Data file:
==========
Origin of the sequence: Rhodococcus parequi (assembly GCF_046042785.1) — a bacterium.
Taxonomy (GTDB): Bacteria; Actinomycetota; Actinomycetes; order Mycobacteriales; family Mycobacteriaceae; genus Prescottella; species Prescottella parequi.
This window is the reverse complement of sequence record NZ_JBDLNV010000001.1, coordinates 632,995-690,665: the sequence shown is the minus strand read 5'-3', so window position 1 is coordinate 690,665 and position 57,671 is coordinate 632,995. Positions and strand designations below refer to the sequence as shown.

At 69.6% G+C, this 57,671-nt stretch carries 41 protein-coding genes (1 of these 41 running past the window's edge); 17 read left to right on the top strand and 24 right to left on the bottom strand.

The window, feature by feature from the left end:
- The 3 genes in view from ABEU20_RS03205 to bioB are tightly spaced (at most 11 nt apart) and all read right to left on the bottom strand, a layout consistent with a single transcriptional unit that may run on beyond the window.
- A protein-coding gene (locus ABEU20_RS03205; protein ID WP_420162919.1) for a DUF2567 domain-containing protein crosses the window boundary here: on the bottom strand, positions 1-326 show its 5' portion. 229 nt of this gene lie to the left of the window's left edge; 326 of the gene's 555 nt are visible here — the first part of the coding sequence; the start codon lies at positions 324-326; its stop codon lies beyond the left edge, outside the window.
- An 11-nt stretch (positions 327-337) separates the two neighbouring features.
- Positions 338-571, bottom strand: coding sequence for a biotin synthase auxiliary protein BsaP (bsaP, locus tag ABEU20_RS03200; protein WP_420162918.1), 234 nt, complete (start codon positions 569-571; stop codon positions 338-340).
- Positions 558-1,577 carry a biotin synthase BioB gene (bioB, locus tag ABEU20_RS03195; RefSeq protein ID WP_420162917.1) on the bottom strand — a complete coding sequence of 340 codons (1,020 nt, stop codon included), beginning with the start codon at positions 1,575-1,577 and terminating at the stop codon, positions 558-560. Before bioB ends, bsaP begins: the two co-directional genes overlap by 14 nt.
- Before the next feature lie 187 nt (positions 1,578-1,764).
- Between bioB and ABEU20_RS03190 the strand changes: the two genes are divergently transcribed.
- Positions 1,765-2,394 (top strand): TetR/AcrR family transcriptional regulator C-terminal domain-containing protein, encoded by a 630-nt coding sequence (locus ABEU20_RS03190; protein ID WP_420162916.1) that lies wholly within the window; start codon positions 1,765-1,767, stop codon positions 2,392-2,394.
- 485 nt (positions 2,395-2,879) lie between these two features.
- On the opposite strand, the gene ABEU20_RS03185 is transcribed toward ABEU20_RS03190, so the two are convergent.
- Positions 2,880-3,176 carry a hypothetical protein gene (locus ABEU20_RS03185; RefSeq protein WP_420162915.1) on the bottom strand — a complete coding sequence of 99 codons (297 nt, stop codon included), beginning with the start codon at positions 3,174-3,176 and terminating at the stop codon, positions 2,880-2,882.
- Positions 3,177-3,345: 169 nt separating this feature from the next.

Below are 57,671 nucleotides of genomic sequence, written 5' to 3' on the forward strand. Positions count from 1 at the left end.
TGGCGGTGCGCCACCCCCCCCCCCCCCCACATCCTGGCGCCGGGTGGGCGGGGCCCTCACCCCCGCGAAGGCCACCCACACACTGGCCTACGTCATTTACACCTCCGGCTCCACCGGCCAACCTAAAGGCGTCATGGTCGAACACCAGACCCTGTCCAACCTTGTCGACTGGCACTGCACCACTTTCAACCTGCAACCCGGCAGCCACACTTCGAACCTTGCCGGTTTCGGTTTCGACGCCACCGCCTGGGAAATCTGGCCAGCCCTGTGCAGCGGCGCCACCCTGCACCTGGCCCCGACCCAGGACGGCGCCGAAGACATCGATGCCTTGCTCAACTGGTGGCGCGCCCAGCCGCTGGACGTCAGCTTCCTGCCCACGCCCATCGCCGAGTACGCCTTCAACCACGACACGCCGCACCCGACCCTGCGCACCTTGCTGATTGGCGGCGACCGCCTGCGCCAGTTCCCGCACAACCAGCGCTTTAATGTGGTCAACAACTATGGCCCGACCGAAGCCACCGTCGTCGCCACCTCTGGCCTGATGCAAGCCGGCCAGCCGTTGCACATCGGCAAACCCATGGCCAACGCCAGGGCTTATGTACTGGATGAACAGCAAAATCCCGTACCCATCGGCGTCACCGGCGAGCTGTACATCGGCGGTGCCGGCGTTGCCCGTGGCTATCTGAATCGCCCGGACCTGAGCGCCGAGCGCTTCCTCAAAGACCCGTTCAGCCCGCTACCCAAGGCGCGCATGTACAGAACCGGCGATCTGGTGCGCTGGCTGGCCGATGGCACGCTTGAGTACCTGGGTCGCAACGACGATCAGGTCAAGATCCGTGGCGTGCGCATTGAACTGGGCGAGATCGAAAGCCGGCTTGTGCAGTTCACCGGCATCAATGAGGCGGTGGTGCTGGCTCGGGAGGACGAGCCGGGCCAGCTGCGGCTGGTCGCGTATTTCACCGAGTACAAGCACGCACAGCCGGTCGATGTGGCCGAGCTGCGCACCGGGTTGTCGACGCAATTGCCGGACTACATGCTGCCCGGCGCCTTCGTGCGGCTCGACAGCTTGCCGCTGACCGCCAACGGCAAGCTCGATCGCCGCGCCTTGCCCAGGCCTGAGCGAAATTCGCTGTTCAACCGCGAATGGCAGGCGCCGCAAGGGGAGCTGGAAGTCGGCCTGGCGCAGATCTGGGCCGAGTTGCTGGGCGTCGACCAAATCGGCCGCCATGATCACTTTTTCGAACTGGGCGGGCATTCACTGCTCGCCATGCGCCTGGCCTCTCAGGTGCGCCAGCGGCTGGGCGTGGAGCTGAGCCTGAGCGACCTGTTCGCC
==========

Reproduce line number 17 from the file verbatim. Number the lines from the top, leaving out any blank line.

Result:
- Positions 3,177-3,345: 169 nt separating this feature from the next.